Endothelial cells from mouse lung (1G11) and H5V mouse endothelioma cell lines were provided by Dr A. Vecchi (Istituto Mario Negri, Milano, Italy).13 14 C6 glioma cells expressing a transfected vascular endothelial growth factor (VEGF) gene under tetracycline control (pTET-VEGF) were provided by Dr E. Keshet (The Hebrew University, Jerusalem, Israel).15 16 All the cell lines were cultured in Dulbecco minimum essential medium (D-MEM) (Life Technologies, Paisley, United Kingdom) supplemented with 10% fetal calf serum (FCS) (Life Technologies).

Endothelial cells from control mice (VE-cadherin+/+) or mice homozygous for a null mutation in the VE-cadherin gene (VE-cadherin−/−) were isolated from 9-day postcoitum embryos as previously described.10 17 To express human wild-type VE-cadherin and the human/murine VE-cadherin chimera, we used retroviral vectors as described.18 The cDNAs were cloned into PINCO plasmid and transfected in amphotropic Phoenix packaging cells. Culture supernatants containing viral particles were used to infect VE-cadherin−/−cells as described previously in detail.18 19 The cells were routinely cultured on 0.1% gelatin-coated (Difco Laboratories, Detroit, MI) flask in D-MEM (Life Technologies) with 20% FCS (HyClone Laboratories, Logan, UT) supplemented with 50 μg/mL endothelial cell growth supplement (ECGS) (Sigma Chemical, St Louis, MO) and 100 μg/mL heparin (Sigma). The endothelial nature of the cultures was confirmed both by Western blot and immunofluorescence microscopy using a set of antibodies directed to endothelial markers as previously described.10 17VE-cadherin−/− cells expressed all the endothelial cell markers tested at amounts comparable to VE-cadherin+/+ cells.20

Antibodies and reagents

Rat mAbs against the extracellular domain of mouse VE-cadherin (BV14 and BV13) were developed as described previously.12Mouse mAbs against the extracellular domain of human VE-cadherin were BV921 22 and Cad 5 (Transduction Laboratories, Lexington, KY). Rat mAb to mouse VEGF-receptor 2 (VEGF-R2) (DC101) and to mouse platelet endothelial cell adhesion molecule (PECAM)–1 (MEC 13.3) were characterized in a previous publication.23-25 All the mAbs were used as purified immunoglobulin G (IgG).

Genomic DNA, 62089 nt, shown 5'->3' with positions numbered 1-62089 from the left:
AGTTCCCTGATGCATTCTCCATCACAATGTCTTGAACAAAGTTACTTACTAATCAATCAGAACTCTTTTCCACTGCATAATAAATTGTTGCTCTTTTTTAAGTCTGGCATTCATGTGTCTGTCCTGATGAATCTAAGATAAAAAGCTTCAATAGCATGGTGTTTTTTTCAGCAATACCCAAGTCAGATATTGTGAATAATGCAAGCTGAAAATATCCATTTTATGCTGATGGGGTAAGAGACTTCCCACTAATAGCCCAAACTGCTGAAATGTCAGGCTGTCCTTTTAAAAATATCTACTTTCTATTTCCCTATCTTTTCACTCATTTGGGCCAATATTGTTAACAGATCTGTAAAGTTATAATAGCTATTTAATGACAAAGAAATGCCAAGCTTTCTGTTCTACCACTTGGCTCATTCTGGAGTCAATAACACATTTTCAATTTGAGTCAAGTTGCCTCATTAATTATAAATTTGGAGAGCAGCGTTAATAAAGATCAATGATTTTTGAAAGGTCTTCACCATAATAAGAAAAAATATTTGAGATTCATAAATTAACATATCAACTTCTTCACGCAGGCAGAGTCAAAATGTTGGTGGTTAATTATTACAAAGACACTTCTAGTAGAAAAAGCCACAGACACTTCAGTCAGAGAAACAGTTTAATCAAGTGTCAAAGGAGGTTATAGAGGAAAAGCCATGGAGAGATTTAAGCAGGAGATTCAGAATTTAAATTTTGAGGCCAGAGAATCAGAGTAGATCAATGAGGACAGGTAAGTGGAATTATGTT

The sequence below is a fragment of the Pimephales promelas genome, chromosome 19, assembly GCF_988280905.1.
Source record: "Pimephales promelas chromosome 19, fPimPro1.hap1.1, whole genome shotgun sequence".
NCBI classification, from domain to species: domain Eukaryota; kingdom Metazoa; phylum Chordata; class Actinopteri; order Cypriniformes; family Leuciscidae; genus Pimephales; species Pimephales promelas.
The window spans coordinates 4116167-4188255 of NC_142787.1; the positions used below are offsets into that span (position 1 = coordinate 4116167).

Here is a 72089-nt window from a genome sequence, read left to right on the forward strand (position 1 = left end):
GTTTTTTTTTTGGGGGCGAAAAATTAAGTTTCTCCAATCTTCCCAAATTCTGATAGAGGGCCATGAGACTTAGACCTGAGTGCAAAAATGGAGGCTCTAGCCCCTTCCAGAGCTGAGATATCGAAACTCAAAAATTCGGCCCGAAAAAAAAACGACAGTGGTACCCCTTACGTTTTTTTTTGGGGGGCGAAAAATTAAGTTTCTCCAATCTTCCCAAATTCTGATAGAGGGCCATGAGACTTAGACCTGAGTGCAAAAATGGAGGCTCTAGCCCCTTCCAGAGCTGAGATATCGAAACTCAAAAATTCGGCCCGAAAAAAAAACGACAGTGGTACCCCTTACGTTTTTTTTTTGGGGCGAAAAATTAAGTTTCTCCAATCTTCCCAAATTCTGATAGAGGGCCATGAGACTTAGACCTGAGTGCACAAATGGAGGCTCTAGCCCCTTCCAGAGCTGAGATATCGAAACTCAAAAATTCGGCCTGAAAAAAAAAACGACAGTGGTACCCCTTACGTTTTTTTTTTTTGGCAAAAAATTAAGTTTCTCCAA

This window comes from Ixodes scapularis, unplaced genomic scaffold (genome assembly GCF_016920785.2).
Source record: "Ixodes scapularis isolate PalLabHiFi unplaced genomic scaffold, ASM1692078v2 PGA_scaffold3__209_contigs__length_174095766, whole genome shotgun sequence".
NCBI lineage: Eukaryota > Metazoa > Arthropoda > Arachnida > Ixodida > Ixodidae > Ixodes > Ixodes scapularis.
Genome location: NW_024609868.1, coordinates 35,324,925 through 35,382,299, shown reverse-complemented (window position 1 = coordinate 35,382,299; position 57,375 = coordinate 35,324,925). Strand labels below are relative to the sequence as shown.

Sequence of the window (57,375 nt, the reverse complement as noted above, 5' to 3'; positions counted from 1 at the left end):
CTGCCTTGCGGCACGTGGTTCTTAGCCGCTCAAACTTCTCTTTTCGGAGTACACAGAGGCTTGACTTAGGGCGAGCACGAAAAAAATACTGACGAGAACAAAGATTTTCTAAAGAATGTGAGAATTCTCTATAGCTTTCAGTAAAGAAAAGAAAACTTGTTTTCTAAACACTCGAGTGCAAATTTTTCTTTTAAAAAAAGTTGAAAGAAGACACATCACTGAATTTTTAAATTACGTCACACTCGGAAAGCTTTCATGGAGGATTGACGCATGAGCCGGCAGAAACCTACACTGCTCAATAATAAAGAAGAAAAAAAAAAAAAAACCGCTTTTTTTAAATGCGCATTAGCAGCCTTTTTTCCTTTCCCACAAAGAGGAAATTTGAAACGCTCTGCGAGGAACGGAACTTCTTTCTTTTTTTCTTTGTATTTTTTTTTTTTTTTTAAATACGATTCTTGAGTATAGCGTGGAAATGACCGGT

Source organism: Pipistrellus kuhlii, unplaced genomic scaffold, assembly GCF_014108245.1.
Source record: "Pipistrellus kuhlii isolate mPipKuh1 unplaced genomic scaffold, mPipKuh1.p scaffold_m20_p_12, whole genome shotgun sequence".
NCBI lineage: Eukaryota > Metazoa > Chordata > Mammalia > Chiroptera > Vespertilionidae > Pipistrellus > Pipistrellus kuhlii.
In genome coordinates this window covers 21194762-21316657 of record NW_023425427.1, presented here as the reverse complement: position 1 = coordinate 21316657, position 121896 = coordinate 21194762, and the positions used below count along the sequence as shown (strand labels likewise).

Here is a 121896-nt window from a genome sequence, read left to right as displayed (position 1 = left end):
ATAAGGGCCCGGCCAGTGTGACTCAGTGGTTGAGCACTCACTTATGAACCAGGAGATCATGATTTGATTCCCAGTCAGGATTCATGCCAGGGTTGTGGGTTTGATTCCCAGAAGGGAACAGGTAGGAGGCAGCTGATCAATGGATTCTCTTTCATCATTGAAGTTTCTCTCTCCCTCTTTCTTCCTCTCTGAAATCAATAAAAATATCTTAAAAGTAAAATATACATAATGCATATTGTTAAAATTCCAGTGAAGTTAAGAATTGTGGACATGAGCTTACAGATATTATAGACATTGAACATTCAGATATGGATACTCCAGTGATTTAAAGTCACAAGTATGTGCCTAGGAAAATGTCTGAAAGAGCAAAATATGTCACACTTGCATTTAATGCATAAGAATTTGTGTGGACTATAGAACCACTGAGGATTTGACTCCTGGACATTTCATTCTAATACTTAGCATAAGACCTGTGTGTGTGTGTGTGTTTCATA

Purified nonimmune rat IgG (Jackson ImmunoResearch Laboratories, West Grove, PA) was used as a control in both in vivo and in vitro experiments.

Rhodamine (TRITC)–conjugated secondary antibody (reactive with either rat or mouse IgG) was purchased from Jackson ImmunoResearch Laboratories. Peroxidase-conjugated goat anti-rat and goat anti-mouse IgG antibodies were used for immunoblotting (Jackson ImmunoResearch Laboratories). Development of peroxidase activity was performed using an enhanced chemiluminescence kit (Amersham-Pharmacia, Uppsala, Sweden).

Immunofluorescence and in vitro permeability

The procedure for immunofluorescence analysis of endothelial cell monolayers was reported previously in detail.26Briefly, cells were seeded on fibronectin-coated glass coverslips and grown to confluence in 1 mL of medium. Fixation was in 3% formaldehyde from paraformaldehyde (PAF) for 15 minutes and was followed by permeabilization with 0.5% TX-100 before staining. After incubation with the primary antibody for 1 hour, cells were labeled with appropriate TRITC-conjugated secondary antibody. Fluorescence was detected with a fluorescence microscope (Leica DMR, Weitzlar, Germany) and images recorded with a Hamamatsu 3CCD camera (Hamamatsu Photonics, Hamamatsu-City, Japan) before processing through Adobe Photoshop for Macintosh.

Paracellular permeability through endothelial cell monolayers was measured as described.21 27 Endothelial cells were cultured to confluency on purified fibronectin-coated (7 μg/mL) Transwell units (0.4 μm pore; Corning Costar, Cambridge, MA) for 4 days. MAbs were added in the upper compartment followed by addition of fluorescein isothiocyanate (FITC)–conjugated dextran (1mg/mL, average molecular mass 40 000, Sigma). After 3 hours, 50 μL samples were taken from the lower compartment to measure fluorescence (492/520 nm, absorption/emission wavelengths).

Capillary tube assay

Three-dimensional cultures of endothelial cells were made as previously described.17 28 Briefly, type I collagen (Collaborative Biomedical Product, Bedford, MA) from rat tail was diluted to a concentration of 1 mg/mL, and the pH was neutralized by adding 1/10 of the volume of 10 × minimum essential medium (MEM) (Life Technologies). Aliquots of 250 μL were added to each of the 24-well culture plates and incubated at 37°C until gelation occurred. Endothelial cells were seeded on the gel at a concentration of 1 × 104 cells/mL in complete medium as described above. MAbs to VE-cadherin or rat IgG (50 μg/mL) were added for 30 minutes. The medium was then aspirated, and overlying collagen gels were prepared including mAbs or nonimmune rat IgG (50 μg/mL). Capillary tube formation was followed by phase contrast microscopy.

In vitro wounding